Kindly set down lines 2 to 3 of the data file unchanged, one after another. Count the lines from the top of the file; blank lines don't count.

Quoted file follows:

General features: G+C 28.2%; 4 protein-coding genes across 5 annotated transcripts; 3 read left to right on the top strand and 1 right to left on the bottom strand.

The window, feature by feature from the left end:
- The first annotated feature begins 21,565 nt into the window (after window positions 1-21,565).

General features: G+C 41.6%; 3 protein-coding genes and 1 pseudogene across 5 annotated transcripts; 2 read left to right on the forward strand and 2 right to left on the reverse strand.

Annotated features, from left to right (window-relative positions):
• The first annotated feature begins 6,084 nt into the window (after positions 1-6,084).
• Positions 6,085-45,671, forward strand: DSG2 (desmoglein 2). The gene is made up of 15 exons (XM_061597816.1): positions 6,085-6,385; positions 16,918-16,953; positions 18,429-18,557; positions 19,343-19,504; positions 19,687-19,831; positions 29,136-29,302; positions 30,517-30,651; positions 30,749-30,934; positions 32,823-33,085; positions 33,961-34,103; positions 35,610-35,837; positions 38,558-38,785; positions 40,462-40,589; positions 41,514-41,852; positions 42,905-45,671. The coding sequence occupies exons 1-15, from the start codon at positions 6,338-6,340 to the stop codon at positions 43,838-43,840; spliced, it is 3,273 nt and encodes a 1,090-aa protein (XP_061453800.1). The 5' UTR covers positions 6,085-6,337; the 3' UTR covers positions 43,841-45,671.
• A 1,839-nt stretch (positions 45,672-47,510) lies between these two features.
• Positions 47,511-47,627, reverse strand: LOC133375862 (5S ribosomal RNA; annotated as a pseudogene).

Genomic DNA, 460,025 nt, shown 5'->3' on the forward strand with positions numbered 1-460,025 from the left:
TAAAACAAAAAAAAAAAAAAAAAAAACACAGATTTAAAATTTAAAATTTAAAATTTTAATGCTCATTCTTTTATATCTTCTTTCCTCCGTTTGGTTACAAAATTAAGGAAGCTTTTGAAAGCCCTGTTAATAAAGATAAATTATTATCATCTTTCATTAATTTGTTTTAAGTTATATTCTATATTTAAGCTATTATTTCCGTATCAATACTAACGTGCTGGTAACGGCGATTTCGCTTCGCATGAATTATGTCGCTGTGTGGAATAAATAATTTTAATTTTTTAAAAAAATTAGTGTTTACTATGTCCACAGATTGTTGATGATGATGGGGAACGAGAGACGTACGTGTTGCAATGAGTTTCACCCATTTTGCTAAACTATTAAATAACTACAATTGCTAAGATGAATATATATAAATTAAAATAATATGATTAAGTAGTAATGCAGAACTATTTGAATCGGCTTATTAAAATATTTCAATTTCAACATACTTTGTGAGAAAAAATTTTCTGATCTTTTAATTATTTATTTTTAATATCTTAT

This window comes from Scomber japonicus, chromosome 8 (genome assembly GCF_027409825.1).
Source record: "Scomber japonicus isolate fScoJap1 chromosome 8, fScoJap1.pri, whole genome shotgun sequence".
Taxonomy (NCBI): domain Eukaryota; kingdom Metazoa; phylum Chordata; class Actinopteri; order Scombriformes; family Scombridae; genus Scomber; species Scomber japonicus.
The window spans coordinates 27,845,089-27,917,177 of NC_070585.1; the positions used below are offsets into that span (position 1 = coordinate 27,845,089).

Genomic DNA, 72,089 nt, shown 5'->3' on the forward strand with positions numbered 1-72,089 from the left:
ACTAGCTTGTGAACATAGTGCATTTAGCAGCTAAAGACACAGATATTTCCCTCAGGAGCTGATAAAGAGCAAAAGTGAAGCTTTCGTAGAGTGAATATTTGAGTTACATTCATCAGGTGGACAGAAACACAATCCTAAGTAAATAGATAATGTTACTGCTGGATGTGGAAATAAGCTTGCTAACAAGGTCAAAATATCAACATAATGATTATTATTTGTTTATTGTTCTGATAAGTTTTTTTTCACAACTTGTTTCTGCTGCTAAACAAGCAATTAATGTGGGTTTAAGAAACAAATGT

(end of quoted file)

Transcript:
The window, feature by feature from the left end:
- The first annotated feature begins 21,565 nt into the window (after window positions 1-21,565).